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Analog Players Society: A Party Cooked Up In A Studio
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Analog Players Society: A Party Cooked Up In A Studio

Music Reviews


Music critic Milo Miles has a review of the new album, "Hurricane Season in Brooklyn." It's what happened when a group of studio musicians assembled to perform the music of a fellow session player and producer at The Hook Studios in Brooklyn.


MILO MILES, BYLINE: Albums made by collections of professional studio players once had a bad reputation with the traditional rock audience. Such works were supposedly arid and chilly, more like the results of a board meeting than a recorded adventure of an organic group of fabulous friends.

There may be some music fans who still feel that way, but they are few. Nowadays, a tight knit gaggle of session musicians like the Analog Players Society gets points from traditionalists simply because the music is being made by flesh and blood. The Analog Players Society was put together by a producer and percussionist in his mid-30s who calls himself Amon.

The title of the album, "Hurricane Season in Brooklyn," shows that he knows that humor is a fine antidote to worries about arid and chilly. Much of the album is, indeed, jaunty, even rollicking.


MILES: Another aspect of "Hurricane Season in Brooklyn" that might make purists suspicious is that the album works both as a party soundtrack and as a quick-changing jam that's delightful while you sit in a chair. I would argue that this is a strength of successful studio pro workouts. The sass and variety of Amon's arrangements and music writing tickle the body, while the smarts and deafness of the plain captivate the mind.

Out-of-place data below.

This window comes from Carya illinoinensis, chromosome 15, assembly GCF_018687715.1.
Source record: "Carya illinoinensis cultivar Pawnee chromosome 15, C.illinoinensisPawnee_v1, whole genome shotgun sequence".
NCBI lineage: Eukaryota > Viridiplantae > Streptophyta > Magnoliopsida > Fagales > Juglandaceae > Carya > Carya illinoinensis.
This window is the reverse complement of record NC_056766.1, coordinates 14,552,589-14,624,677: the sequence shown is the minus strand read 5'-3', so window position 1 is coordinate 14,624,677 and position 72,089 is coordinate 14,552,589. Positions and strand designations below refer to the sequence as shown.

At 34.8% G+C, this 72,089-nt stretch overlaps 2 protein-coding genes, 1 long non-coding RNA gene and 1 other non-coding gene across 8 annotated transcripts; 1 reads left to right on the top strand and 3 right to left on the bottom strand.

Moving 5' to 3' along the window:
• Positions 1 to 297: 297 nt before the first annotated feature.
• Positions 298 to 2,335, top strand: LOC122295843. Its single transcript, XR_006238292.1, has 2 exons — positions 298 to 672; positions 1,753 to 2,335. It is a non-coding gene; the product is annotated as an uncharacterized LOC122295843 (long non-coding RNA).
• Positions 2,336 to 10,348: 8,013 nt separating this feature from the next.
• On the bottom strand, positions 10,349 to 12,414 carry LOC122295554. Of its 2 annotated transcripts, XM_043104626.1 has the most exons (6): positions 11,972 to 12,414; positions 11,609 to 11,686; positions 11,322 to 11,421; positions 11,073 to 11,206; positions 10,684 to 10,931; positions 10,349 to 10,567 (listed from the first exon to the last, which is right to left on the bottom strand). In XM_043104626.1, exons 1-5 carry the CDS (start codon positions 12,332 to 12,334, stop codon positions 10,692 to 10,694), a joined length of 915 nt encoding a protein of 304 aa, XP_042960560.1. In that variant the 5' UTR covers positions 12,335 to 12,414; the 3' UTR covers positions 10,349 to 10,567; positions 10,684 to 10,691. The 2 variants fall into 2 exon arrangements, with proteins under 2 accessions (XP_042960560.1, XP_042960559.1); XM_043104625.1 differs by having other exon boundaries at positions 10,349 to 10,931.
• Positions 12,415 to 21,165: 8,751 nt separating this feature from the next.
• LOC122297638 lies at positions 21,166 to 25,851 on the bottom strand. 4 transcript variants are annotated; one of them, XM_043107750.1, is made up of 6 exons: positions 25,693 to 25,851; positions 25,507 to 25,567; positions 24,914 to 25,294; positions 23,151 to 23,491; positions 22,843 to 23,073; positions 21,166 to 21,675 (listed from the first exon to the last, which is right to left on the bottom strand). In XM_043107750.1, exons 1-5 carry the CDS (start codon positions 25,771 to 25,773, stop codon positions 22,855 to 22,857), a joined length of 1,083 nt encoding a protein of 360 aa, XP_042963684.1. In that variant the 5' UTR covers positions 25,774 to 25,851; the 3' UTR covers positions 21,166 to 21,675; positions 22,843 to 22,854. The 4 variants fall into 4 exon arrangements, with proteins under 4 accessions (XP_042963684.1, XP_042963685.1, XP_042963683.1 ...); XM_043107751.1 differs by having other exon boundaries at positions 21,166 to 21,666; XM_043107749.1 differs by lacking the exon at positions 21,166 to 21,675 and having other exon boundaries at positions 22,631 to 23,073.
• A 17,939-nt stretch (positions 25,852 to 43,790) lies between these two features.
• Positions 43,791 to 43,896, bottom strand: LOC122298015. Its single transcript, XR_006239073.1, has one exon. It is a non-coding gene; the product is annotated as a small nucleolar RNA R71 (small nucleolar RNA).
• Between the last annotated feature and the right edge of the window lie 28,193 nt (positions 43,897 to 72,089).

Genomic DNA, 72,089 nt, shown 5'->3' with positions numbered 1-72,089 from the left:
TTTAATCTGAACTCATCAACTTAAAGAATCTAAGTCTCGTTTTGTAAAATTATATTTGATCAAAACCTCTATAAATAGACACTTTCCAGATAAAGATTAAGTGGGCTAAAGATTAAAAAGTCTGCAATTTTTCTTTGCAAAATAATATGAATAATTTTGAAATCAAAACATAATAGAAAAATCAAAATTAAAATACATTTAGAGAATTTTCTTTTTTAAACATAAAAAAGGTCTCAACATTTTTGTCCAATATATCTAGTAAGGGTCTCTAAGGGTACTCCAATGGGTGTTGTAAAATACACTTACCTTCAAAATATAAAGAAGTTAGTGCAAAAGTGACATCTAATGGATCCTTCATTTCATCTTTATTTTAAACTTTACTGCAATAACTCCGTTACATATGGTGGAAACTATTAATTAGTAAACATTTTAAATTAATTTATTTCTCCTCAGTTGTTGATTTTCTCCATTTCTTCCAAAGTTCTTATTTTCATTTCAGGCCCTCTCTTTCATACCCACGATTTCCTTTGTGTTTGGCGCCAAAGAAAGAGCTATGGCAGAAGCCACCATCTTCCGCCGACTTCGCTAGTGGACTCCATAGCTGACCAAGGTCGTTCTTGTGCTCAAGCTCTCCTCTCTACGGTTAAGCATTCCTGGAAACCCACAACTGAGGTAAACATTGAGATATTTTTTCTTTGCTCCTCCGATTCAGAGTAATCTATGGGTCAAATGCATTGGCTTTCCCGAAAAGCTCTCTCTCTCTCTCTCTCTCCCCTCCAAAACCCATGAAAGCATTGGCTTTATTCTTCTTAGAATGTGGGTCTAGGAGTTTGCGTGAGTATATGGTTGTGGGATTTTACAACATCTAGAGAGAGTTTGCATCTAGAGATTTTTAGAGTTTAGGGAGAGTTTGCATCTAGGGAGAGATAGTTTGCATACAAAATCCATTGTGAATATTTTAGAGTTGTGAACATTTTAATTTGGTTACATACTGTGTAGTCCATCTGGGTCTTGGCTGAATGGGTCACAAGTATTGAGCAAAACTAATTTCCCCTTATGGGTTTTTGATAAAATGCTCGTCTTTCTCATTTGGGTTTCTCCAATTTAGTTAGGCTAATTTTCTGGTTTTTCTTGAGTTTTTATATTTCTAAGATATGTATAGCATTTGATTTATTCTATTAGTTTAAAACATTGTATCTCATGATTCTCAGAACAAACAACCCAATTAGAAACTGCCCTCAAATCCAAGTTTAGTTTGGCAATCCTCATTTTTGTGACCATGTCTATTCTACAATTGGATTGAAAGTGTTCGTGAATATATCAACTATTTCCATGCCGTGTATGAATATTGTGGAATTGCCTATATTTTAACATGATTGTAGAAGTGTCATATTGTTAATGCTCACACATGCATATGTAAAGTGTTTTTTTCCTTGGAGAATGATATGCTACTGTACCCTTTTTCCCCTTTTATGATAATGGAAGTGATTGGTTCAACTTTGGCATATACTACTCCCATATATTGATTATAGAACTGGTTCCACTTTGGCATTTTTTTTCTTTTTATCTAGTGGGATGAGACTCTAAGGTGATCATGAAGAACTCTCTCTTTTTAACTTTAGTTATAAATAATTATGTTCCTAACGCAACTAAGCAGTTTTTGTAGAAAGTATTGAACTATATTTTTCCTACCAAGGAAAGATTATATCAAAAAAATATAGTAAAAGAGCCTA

Amon's most audacious stroke is reworking three rather cheesy dance rock hits from the '80s into the most successful reggae style tracks in years. The standout is "I Can't Wait," originally by Nu Shooz. Singer Cecelia Stalin can't do much with the drab lyrics, but her scatting is the real statement, anyway.



MILES: "Hurricane Season in Brooklyn" is a bit brief by CD standards, nine tracks at just under 40 minutes, but that would make a healthy LP and there's not a minute of padding. The Analog Players Society is some of the best evidence since the rise of Vampire Weekend, formerly exotic international music, particularly African rhythms and accents, has become an everyday part of the ever richer mix of sources for modern popular tunes. Yet more styles the studio pros have to master. May they all wear their learning as lightly as the Analog Players Society.

GROSS: Milo Miles lives in Boston. He reviewed "Hurricane Season in Brooklyn" on the Studio Brooklyn label.

Coming up, Maureen Corrigan reviews the new memoir, "My Husband and My Wives: A Gay Man's Odyssey," by Charles Rowan Beye. This is FRESH AIR.


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